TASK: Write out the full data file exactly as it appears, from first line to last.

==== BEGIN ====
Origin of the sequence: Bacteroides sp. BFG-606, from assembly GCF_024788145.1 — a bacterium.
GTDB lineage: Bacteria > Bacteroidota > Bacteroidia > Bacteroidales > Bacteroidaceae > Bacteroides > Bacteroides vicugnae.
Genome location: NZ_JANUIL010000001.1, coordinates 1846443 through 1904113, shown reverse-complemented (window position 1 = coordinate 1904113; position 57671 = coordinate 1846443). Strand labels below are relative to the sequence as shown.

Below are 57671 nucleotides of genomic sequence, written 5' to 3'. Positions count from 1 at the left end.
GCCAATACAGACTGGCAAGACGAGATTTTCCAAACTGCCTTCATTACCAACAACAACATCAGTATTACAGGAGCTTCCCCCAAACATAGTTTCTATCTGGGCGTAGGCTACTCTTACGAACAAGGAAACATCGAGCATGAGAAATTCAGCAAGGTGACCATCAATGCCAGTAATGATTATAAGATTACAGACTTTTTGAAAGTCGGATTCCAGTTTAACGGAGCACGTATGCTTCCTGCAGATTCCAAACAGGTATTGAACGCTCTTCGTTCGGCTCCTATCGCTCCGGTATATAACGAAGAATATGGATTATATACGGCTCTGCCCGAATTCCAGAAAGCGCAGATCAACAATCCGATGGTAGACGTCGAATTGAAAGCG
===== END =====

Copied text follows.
Origin of the sequence: Bacteroides sp. BFG-606, from assembly GCF_024788145.1 — a bacterium.
GTDB lineage: Bacteria > Bacteroidota > Bacteroidia > Bacteroidales > Bacteroidaceae > Bacteroides > Bacteroides vicugnae.
Genome location: NZ_JANUIL010000001.1, coordinates 1846443 through 1904113, shown reverse-complemented (window position 1 = coordinate 1904113; position 57671 = coordinate 1846443). Strand labels below are relative to the sequence as shown.

Below are 57671 nucleotides of genomic sequence, written 5' to 3'. Positions count from 1 at the left end.
GCCAATACAGACTGGCAAGACGAGATTTTCCAAACTGCCTTCATTACCAACAACAACATCAGTATTACAGGAGCTTCCCCCAAACATAGTTTCTATCTGGGCGTAGGCTACTCTTACGAACAAGGAAACATCGAGCATGAGAAATTCAGCAAGGTGACCATCAATGCCAGTAATGATTATAAGATTACAGACTTTTTGAAAGTCGGATTCCAGTTTAACGGAGCACGTATGCTTCCTGCAGATTCCAAACAGGTATTGAACGCTCTTCGTTCGGCTCCTATCGCTCCGGTATATAACGAAGAATATGGATTATATACGGCTCTGCCCGAATTCCAGAAAGCGCAGATCAACAATCCGATGGTAGACGTCGAATTGAAAGCG